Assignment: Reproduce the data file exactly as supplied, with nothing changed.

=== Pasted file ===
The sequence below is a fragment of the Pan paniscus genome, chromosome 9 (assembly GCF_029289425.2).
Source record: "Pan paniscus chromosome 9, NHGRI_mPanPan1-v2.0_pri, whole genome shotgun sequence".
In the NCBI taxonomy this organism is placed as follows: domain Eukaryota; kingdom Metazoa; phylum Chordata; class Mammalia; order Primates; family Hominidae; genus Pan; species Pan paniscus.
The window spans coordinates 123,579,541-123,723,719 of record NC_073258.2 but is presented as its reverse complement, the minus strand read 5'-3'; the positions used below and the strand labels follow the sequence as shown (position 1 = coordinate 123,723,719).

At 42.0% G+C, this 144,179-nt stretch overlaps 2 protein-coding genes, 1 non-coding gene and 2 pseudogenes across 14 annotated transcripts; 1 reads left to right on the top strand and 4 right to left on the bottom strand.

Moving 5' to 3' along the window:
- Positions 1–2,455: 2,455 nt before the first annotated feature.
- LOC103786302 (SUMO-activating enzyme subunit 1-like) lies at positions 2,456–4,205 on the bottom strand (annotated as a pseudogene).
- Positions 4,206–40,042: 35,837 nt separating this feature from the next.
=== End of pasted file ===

The sequence below is a fragment of the Pan paniscus genome, chromosome 9 (assembly GCF_029289425.2).
Source record: "Pan paniscus chromosome 9, NHGRI_mPanPan1-v2.0_pri, whole genome shotgun sequence".
In the NCBI taxonomy this organism is placed as follows: domain Eukaryota; kingdom Metazoa; phylum Chordata; class Mammalia; order Primates; family Hominidae; genus Pan; species Pan paniscus.
The window spans coordinates 123,579,541-123,723,719 of record NC_073258.2 but is presented as its reverse complement, the minus strand read 5'-3'; the positions used below and the strand labels follow the sequence as shown (position 1 = coordinate 123,723,719).

At 42.0% G+C, this 144,179-nt stretch overlaps 2 protein-coding genes, 1 non-coding gene and 2 pseudogenes across 14 annotated transcripts; 1 reads left to right on the top strand and 4 right to left on the bottom strand.

Moving 5' to 3' along the window:
- Positions 1–2,455: 2,455 nt before the first annotated feature.
- LOC103786302 (SUMO-activating enzyme subunit 1-like) lies at positions 2,456–4,205 on the bottom strand (annotated as a pseudogene).
- Positions 4,206–40,042: 35,837 nt separating this feature from the next.